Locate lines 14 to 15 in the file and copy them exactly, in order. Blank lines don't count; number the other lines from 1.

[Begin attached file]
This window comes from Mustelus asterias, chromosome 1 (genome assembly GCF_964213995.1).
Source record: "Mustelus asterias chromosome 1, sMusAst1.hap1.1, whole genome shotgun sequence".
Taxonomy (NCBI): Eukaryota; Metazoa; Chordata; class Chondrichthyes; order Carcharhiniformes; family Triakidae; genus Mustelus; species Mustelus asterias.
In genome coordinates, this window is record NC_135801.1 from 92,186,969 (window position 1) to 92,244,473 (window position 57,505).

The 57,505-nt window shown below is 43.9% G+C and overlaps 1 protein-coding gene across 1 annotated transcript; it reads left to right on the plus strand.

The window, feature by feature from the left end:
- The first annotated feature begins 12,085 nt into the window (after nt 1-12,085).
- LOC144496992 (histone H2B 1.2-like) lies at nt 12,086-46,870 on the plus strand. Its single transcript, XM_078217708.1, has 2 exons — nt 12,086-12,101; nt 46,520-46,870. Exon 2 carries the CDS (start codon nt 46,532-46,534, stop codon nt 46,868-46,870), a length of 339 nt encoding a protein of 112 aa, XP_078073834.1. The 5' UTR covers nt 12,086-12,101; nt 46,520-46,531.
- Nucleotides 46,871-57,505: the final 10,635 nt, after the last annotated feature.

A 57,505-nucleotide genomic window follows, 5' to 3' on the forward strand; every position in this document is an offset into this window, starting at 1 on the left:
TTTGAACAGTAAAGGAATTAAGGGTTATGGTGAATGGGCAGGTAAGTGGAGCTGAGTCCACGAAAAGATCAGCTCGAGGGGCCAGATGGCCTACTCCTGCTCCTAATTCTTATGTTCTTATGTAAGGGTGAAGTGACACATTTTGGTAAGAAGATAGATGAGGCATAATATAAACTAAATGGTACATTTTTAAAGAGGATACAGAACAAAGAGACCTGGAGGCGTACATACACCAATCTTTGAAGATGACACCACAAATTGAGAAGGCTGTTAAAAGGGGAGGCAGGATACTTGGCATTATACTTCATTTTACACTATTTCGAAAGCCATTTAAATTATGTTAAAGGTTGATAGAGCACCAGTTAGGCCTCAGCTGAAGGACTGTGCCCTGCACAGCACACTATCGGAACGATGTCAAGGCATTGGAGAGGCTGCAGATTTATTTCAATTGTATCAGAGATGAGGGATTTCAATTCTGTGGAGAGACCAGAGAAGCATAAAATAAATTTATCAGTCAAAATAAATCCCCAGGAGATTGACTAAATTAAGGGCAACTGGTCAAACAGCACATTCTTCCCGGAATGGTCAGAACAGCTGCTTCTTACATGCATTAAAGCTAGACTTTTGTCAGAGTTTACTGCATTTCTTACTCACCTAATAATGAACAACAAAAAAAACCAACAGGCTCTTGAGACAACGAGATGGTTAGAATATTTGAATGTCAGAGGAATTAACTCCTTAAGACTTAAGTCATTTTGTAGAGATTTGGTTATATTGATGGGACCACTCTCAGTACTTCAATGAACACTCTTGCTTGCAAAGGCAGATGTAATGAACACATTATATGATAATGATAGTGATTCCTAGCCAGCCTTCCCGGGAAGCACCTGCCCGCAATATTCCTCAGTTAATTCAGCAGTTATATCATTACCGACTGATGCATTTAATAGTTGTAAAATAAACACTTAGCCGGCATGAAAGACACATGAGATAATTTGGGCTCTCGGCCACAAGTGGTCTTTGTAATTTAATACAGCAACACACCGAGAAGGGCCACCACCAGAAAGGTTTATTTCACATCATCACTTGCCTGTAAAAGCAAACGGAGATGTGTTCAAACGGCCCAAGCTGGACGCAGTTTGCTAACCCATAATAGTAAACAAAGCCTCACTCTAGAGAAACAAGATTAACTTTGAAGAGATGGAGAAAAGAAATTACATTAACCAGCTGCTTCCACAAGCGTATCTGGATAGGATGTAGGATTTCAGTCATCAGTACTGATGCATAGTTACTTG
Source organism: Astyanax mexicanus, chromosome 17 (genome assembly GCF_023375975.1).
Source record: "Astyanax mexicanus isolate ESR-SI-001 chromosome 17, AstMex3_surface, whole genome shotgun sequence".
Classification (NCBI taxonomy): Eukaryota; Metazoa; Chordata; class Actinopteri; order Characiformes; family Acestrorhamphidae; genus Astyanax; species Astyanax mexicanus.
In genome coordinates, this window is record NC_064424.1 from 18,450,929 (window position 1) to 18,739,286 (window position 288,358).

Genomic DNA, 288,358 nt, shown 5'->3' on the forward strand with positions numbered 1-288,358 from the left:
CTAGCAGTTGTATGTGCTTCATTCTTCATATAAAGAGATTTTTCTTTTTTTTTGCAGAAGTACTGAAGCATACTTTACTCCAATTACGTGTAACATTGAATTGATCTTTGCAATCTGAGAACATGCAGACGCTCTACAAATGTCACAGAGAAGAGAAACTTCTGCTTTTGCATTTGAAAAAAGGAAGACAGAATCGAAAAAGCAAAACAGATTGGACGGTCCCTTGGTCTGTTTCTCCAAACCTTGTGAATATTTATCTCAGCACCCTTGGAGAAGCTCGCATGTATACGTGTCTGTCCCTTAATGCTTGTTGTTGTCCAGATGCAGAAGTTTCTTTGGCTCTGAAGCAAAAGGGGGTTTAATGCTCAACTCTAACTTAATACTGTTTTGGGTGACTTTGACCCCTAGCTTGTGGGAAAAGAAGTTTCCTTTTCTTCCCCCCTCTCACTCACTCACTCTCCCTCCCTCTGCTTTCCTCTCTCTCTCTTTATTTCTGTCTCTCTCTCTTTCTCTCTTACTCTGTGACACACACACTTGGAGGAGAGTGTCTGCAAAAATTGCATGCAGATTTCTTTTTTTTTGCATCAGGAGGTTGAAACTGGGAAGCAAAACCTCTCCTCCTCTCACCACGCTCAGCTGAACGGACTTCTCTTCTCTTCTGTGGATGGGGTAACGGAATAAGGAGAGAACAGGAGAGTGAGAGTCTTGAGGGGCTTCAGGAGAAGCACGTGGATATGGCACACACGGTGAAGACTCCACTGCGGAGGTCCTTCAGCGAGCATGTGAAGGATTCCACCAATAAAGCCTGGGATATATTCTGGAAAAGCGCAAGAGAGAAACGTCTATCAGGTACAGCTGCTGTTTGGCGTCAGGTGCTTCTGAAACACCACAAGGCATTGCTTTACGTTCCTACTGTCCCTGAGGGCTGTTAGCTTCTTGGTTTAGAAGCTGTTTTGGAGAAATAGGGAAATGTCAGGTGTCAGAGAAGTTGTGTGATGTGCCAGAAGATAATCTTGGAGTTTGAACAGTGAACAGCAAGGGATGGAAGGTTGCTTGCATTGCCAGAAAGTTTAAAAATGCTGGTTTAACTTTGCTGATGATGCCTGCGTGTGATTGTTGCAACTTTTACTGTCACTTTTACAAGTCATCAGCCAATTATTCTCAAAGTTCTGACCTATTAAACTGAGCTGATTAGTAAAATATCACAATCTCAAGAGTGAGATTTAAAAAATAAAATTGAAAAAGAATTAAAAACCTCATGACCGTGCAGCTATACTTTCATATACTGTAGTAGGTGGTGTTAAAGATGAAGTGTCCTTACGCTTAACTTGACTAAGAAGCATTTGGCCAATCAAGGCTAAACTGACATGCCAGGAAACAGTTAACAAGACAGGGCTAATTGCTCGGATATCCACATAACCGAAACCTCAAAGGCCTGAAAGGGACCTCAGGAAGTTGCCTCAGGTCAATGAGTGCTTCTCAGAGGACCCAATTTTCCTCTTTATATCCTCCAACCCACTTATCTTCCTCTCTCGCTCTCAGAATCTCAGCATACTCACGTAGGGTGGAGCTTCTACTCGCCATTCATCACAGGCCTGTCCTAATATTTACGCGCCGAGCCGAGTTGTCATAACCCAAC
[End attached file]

Classification (NCBI taxonomy): Eukaryota; Metazoa; Chordata; class Actinopteri; order Characiformes; family Acestrorhamphidae; genus Astyanax; species Astyanax mexicanus.
In genome coordinates, this window is record NC_064424.1 from 18,450,929 (window position 1) to 18,739,286 (window position 288,358).